I don’t know nearly enough about Republican presidential candidate Herman Cain’s 9-9-9 tax plan to offer meaningful commentary — in fact, given the limited information available to the public, I would suggest that many of those commenting on it don’t know enough either, but I digress. In any event, the policy has recently been criticized on the grounds that it is regressive and shifts the tax burden away from the rich and more towards, well, everyone else. Some of these criticisms are ultimately meaningless unless we assume that the status quo is optimal.
For example, The Wall Street Journal summarizes the “tax-shifting” argument based on a recent think tank analysis:
Herman Cain’s “9-9-9” tax plan would boost taxes paid by moderate- and low-income households while cutting taxes for upper-income earners, according to a study released Tuesday by a think tank.
Liberals are sure to seize on the study as further evidence that the plan is too tough on working families, while conservatives said it underscores the need to focus on the “9-9-9” plan’s potential to lift the economy and job growth.
The top 20% of earners would bear 51% of the federal tax burden under the Cain plan, a reduction of almost 17 percentage points, the Tax Policy Center said. The bottom 20% would bear 3.4% of the federal tax burden, up from less than 1% now.
So what? This is a meaningless statistic unless we know the optimal amount of taxation that should come from the top and bottom 20%. In addition, the WSJ article notes that this might be a net positive with Republican primary voters since “almost half of U.S. taxpayers…don’t have to pay federal income tax under current rules.” It is therefore unclear what we are supposed to make of these numbers. Whether this is good or bad seems to depend on who you ask.
Then there is Bruce Bartlett:
As for corporations, Mr. Cain’s proposal is primarily going to benefit those with revenues of more than $1 million a year, because they account for 98.7 percent of all receipts by C corporations. (A C corporation is a legal entity separate and distinct from its owners that is taxed as a corporation; its shareholders pay taxes individually on their gains.) Those companies with receipts over $50 million account for 88.8 percent of total receipts.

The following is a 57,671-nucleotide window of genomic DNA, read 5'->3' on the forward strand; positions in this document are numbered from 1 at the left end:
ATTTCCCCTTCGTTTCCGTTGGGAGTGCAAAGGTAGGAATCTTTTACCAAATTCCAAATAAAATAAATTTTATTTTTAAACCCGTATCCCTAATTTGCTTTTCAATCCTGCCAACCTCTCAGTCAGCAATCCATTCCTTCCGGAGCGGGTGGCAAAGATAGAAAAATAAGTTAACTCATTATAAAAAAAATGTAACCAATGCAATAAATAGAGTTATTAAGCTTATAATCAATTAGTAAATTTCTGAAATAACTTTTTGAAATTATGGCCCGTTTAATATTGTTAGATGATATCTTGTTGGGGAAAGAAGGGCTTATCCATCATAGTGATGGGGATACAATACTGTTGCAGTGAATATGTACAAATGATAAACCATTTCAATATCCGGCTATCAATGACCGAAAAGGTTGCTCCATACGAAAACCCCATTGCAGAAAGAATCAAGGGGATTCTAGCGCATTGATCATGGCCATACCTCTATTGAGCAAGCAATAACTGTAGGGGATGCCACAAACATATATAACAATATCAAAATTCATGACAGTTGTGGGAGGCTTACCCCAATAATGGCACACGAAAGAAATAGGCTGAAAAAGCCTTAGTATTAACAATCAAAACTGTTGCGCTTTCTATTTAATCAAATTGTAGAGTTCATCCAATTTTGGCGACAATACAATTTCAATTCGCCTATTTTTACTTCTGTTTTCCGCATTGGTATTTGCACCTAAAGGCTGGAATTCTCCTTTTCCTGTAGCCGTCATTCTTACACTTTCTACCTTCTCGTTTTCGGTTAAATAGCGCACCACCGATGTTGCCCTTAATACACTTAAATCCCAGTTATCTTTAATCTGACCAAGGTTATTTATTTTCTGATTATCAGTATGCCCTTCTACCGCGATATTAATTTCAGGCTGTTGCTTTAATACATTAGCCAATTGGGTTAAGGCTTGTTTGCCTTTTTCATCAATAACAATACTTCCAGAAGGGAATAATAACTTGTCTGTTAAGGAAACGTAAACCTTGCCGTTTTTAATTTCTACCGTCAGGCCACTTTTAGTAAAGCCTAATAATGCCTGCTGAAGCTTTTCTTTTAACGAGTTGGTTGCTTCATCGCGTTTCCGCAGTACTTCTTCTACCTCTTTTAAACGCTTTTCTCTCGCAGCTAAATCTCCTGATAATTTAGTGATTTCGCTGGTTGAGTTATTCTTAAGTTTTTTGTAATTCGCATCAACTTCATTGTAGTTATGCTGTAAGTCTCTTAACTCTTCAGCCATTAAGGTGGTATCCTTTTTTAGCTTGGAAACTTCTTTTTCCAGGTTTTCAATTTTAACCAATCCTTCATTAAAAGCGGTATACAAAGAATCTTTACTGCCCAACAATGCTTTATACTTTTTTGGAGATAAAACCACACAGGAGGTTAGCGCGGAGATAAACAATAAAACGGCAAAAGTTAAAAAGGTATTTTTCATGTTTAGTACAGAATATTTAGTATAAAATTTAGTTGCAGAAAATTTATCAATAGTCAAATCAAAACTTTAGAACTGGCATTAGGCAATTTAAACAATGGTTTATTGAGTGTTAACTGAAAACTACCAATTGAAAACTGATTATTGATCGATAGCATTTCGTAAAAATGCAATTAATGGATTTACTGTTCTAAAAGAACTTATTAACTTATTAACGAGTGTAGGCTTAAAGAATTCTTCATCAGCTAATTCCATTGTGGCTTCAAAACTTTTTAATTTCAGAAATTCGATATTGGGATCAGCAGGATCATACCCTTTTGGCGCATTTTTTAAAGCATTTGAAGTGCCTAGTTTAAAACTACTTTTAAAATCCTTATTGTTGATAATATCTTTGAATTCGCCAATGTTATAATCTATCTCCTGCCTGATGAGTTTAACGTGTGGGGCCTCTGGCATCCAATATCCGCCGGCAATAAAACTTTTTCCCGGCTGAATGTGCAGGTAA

Other business entities — sole proprietorships, S corporations (which have between 1 and 100 shareholders and pass through net income or losses to shareholders) and partnerships — would not benefit because they are not taxed on the corporate schedule. But they represent 92 percent of all businesses.
Those are some great statistics, but entirely misleading. The “92 percent of all businesses” that are described do not, in fact, pay the corporate income tax. However, the net income for these firms is paid through the personal income tax. As a result, they would benefit from the lower personal income tax rates. Thus, to say that 92% of all businesses wouldn’t benefit from a reduction in the corporate income tax rate is another meaningless statistic.
What I would like to see is a serious analysis of the policy (any policy for that matter) without the use of meaningless statistics.